Sosian will remain in the Nairobi Nursery until the onset of the Tsavo rains and the festive season for elephants in that arid part of the world, when he, and possibly the other little bulls, will be joining the Tsavo group. However, decisions of this nature are never made in advance, but depend entirely on circumstances prevailing at the time, so such options are always kept open.
Tsavo Orphans:- With the mudbath for the Tsavo group now down near the Voi River, our orphans have enjoyed a lot of contact with the wild herds, and have met up with wild elephants almost on a daily basis. Not surprisingly, Mweya features prominently, not in the least daunted by the presence of wild strangers, and even having already made friends with a wild calf of her size. She can always rely on Sweet Sally to back her up, and these two remain close friends, as do Nasalot and Mulika. There are times when Mulika likes to be alone, feeding separately to the others, but of all the orphans, Nasalot remains her best friend.
Emily and Aitong have been kept busy, escorting the babies to their noon milk feed, and coming to the rescue of whoever needs it. Emily's affection for little Ndara is evident when the Keepers describe how she draws Ndara from beneath Aitong, wanting to keep her close. Emily has also had to retrieve Mweya from the wild herd that she followed on one occasion, very conscious of the fact that Mweya "belongs" within her family.
Again, both Emily and Aitong have been guilty of trying to entice away wild calves, and have paid the price for such transgressions by being chased off by irate wild mothers. On one occasion, when Emily was being hotly pursued by the mother of the wild calf, Edo came to her rescue, diverting the angry cow just as she was almost about to skewer Emily in the backside with a tusk.
Imenti features as prominently as ever. It is encouraging that he is spending more time away with Edo, although we see signs of frustration and also timidness when confronted with wild strangers. Of the Big Boys, only Edo has been a regular attendant, both at the Stockades in the evenings, and also joining the orphans out in the bush and at their mudbath almost on a daily basis. He has even mated Aitong this month!
Laikipia and Salama continue their tussles for "one upmanship" and again we see the mischievous side of elephants when Salama and Mulika joined forces to shove Mukwaju into the mudwallow, simply because he is always so reluctant to go in. Mweya is a true water baby, always the first in the pool, and the last one out. She and Maungu are good friends, but little Mvita still seems to be something of an outsider. Icholta and Kinna are obviously very good friends, and we see Icholta disciplining Nyiro whenever he shoves Kinna. Likewise Edie is quick to come to the rescue of Natumi whenever needed, but especially when she is engaged in a punch-up with Salama, which seems to have happened on several occasions this month. It is good to see Natumi becoming more assertive, because she has always tended to be rather a "baby" and not nearly so outgoing and demonstrative as Edie, Ilingwezi and Kinna.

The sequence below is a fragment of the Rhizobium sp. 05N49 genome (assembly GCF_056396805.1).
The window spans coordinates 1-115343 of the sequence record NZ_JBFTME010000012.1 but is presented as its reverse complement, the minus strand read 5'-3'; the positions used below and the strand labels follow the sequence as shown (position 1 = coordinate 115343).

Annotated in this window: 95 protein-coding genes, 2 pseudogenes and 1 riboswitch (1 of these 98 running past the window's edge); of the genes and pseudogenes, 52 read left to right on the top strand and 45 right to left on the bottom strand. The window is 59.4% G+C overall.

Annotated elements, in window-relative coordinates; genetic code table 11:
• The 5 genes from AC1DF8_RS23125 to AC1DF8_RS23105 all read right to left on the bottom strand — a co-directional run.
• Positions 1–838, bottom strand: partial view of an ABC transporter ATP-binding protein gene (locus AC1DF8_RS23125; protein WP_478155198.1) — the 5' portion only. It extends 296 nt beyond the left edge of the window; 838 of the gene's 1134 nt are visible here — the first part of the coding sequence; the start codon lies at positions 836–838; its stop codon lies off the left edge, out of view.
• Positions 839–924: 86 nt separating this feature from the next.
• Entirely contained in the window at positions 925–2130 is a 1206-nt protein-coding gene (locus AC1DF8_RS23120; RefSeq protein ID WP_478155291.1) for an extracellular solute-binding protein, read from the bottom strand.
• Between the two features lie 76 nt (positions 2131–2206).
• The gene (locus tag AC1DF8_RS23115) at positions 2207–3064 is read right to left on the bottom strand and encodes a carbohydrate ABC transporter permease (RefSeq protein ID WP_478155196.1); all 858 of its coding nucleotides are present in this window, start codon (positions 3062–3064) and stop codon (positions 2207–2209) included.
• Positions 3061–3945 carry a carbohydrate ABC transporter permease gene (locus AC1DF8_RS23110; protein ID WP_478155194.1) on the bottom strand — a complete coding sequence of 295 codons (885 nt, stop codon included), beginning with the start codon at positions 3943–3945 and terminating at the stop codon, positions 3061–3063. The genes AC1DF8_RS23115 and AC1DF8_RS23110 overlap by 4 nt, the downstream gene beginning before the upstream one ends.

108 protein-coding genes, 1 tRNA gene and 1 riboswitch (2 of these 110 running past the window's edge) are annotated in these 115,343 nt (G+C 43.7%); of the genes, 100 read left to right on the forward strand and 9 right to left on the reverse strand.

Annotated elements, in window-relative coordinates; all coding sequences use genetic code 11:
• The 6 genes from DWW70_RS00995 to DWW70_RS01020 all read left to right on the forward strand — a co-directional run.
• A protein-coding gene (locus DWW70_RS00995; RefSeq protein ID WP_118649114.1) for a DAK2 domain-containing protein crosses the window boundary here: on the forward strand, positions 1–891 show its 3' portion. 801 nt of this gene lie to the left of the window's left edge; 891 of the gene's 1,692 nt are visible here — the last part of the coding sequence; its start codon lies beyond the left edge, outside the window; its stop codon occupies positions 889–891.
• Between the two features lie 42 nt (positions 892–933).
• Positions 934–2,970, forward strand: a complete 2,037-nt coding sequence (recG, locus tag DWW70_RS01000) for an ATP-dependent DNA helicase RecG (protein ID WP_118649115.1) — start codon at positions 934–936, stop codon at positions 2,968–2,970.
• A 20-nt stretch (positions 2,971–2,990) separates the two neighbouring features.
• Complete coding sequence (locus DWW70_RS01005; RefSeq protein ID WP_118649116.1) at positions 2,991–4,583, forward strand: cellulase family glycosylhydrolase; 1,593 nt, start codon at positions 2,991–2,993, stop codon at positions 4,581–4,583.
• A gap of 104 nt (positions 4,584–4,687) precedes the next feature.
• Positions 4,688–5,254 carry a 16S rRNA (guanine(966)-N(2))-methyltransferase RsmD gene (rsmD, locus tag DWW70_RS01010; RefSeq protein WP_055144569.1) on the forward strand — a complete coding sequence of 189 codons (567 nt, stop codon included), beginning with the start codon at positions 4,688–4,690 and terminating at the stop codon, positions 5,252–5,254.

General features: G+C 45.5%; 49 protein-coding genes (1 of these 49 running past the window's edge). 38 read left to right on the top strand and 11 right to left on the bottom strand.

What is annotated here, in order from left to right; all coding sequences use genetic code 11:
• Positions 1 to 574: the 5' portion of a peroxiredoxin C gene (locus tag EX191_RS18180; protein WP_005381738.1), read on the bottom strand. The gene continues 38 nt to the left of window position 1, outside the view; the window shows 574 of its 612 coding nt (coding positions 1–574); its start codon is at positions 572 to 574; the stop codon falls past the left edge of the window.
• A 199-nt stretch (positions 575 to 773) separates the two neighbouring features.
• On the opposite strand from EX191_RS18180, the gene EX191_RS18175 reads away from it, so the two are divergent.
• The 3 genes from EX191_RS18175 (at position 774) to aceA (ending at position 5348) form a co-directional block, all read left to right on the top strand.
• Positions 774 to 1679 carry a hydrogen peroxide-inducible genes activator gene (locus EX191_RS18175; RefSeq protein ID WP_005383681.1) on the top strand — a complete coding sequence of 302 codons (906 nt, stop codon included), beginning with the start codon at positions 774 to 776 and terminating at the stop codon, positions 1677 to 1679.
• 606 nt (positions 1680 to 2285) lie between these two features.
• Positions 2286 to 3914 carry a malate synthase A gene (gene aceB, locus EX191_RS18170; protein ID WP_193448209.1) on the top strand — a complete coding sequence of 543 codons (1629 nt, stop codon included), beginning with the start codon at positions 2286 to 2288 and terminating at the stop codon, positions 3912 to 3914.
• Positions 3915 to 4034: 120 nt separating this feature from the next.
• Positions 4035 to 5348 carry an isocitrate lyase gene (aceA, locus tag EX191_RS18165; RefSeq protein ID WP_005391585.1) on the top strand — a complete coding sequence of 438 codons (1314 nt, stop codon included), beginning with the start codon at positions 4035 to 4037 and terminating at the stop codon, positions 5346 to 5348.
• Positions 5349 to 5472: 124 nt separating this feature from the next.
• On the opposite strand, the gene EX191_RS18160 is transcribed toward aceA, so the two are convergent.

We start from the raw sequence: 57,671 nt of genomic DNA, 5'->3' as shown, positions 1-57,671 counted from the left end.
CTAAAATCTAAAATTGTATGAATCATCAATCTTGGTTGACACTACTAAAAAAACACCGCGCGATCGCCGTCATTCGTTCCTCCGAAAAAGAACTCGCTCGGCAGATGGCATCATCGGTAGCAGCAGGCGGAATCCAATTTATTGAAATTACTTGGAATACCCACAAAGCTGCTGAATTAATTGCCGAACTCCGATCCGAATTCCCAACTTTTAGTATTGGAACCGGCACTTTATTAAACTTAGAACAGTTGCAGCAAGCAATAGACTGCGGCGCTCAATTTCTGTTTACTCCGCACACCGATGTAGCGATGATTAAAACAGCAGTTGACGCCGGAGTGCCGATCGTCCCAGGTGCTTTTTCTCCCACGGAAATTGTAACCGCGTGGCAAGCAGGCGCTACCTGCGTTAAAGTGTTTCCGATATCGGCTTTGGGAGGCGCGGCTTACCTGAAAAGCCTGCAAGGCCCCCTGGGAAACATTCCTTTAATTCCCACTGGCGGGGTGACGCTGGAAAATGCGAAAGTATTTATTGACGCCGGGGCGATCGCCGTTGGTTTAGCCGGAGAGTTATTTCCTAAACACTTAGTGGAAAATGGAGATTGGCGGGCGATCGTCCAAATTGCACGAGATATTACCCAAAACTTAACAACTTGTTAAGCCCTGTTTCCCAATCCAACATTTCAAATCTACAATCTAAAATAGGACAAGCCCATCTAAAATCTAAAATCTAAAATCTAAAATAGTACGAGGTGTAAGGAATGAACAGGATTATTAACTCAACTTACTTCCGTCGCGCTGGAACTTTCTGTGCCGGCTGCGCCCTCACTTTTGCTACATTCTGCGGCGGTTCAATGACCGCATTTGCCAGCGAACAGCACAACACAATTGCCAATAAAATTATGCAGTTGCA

It is good to see the young bulls becoming more independent, and choosing to spend time away from the others, and also feeding apart with Imenti. Mukwaju and Nyiro are still the most friendly of the young bulls, always seeking a hand to suck, and wrapping trunks around the necks of any visitors. Lolokwe is a very independent character, who seems to be giving the other bulls his size a wide berth this month, no doubt biding his time until he can be sure of success in a test of strength.
Lissa and her wild calf, along with her Nannie, Mpenzi, have been regular visitors, both at the Stockades in the evening, and also out in the bush during the day, spending a lot of time with our orphans. It is interesting that although Lissa and Mpenzi regularly consort with wild herds, they still remain very much part of the orphaned family of elephants, and are always welcomed within our group, greatly loved by all the orphans.
Encounters with other species this month involve Emily and Aitong trying to chase off a male giraffe, who was reluctant to oblige by running away; an encounter with a buffalo herd, when Aitong was attacked and knocked over by a bull, and when Emily had to come to the rescue and regular baboon chases at the mudbath. The youngsters successfully chased off a squirrel and some impala but felt especially proud of being able to chase off a Kingfisher!